By Will Grandbois The Sopris Sun is conducting a series of interviews with folks you may not have seen in the paper before – a sort of introduction to your neighbors. This week, we caught up with Garrett Kennedy, a 2002 RFHS graduate and a full time firefighter and paramedic for Carbondale and Rural Fire Protection District for more than a decade.
Sopris Sun Staff Writer
The Sopris Sun is conducting a series of interviews with folks you may not have seen in the paper before – a sort of introduction to your neighbors. This week, we caught up with Garrett Kennedy, a 2002 RFHS graduate and a full time firefighter and paramedic for Carbondale and Rural Fire Protection District for more than a decade.
THE SOPRIS SUN: Where are you from originally?
KENNEDY: I was born in Glenwood and have lived in the Valley my whole life with the exception of a few years in Junction for college. My parents are both here; my dad was a firefighter here for 30 years, which is kind of how I got into it as a little tyke.
Q: Tell us about your family.
A: My dad is a real estate agent, my mom stays at home and my brother lives in Silt and is expecting a baby soon. I have a wife and two kids: a daughter that’s 6 and a son that’s 3.
Q: What sort of changes have you noticed over the years?
A: The town has grown dramatically. I remember as a kid there was just fields across from the fire station, and then River Valley Ranch and Aspen Glen came in. At the fire department, the volunteer spirit has kind of decreased just because it’s so expensive to live and everyone has three jobs.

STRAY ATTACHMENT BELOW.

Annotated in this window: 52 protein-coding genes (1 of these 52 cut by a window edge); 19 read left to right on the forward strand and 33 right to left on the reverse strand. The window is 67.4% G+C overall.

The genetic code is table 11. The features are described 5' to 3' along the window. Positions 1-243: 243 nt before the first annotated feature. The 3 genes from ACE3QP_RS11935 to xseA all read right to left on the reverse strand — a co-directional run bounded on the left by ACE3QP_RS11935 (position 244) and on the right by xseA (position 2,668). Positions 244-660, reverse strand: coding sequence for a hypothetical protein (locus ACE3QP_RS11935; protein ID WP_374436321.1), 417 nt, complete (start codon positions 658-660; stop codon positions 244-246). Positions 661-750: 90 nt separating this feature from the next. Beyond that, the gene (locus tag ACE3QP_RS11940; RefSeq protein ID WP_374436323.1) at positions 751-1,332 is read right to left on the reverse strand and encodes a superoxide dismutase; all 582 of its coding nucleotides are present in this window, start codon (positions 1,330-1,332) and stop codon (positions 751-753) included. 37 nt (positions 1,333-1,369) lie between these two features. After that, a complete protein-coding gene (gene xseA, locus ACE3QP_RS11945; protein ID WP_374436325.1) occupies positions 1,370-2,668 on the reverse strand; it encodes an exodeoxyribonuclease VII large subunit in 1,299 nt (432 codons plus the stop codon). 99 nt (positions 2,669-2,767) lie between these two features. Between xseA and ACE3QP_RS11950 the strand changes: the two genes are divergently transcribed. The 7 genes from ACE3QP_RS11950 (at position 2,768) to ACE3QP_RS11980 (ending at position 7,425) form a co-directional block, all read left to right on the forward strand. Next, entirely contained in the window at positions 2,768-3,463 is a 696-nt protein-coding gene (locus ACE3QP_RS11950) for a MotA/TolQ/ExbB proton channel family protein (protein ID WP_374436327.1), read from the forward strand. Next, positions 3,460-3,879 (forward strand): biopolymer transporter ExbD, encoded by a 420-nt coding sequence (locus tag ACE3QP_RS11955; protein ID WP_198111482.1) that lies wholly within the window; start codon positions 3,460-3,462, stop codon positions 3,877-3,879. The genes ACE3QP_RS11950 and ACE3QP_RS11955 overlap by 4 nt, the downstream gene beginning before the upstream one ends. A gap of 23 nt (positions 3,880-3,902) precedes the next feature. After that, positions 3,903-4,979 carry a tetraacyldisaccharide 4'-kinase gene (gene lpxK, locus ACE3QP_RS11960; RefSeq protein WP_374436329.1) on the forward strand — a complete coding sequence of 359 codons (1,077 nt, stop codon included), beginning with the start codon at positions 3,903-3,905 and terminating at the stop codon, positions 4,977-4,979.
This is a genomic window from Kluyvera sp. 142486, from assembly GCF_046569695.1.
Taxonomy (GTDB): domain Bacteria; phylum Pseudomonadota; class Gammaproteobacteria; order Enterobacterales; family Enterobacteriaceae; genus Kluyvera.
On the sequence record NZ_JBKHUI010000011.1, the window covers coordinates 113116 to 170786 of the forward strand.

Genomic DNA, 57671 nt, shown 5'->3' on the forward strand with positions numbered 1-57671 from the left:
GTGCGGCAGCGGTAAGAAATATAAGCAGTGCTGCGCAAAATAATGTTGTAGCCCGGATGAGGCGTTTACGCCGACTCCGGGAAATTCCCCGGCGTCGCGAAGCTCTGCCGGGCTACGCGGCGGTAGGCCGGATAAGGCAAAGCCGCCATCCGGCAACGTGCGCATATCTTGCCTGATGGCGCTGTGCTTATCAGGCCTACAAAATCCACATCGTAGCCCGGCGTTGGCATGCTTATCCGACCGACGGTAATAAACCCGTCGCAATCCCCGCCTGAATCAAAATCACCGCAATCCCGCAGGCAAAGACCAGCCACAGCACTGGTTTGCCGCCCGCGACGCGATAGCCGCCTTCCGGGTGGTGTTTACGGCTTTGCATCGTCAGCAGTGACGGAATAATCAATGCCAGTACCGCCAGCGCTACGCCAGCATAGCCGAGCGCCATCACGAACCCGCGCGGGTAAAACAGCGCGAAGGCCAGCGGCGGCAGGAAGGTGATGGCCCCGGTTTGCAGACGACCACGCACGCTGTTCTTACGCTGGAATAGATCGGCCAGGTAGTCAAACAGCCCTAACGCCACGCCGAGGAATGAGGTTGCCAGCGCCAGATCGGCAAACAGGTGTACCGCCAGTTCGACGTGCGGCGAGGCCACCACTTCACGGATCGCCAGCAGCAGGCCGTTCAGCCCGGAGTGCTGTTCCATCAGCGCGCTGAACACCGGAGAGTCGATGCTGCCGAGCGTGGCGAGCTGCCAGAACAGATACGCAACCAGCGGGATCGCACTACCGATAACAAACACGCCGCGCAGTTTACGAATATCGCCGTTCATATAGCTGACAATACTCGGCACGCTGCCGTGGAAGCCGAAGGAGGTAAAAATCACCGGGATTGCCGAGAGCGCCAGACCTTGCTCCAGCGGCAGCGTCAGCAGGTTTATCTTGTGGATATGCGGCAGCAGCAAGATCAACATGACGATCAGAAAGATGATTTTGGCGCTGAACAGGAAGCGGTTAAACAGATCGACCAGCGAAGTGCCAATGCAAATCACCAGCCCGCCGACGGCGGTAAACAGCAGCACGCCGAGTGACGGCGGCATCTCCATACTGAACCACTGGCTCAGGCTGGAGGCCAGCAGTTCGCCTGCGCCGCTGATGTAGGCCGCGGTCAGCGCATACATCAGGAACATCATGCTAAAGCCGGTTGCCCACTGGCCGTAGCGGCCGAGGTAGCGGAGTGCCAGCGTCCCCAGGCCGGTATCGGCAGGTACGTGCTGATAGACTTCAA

Q: What did you study in school?
A: I have an associates in fire science and an associates in paramedicine as well. I saw the writing on the wall when I was young and wanted to get that degree. I still plan on getting a bachelor’s eventually.
Q: What kind of fires do you mostly deal with?
A: As of late it’s more wildland fires, car fires, that kind of stuff. We don’t get a lot of house fires, just ‘cause of the newer construction and fire safety regulations. Back when my dad was a volunteer they used to get two or three house fires a month.
Q: Tell us about the paramedic side of things.
A: A lot of people don’t realize that we do the ambulance transports. We have to explain to people that we do both and that’s how departments are run in most of the Valley. It’s two different mindsets; two different abilities. We actually have volunteers that just do EMS and volunteers that just do fire, but to become a full staff member you have to do both.
Q: Why choose a job that puts you in harm’s way?
A: I just like helping people make their worst day better. When I was growing up I think I just saw the red fire trucks and the sirens, but as I got older I saw what it was really about. It’s hard to explain what the feeling is when someone comes to the station a couple weeks after a dramatic call and tells you thank you with tears in their eyes.
Q: What are your pastimes and passions outside of work?
A: I like to camp, go four-wheeling, hunting, hiking — all that good stuff. Obviously traveling’s a good thing to do. I’ve been to Mexico, California, Las Vegas, Moab, back to Pennsylvania where my grandma lives. I want to do more, but it’s just a matter of finding the time.
Q: What other goals are you working on?
A: I want to continue my education and eventually advance in my career. That will come with time as some of the older guys retire. I’d like to work into a management role and lead the other young guys to where I am now.
Q: Any advice for folks?
A: Don’t be afraid to call us. The doors are always open if you want to bring the kids by to see the trucks or get a tour and learn more about what we do.
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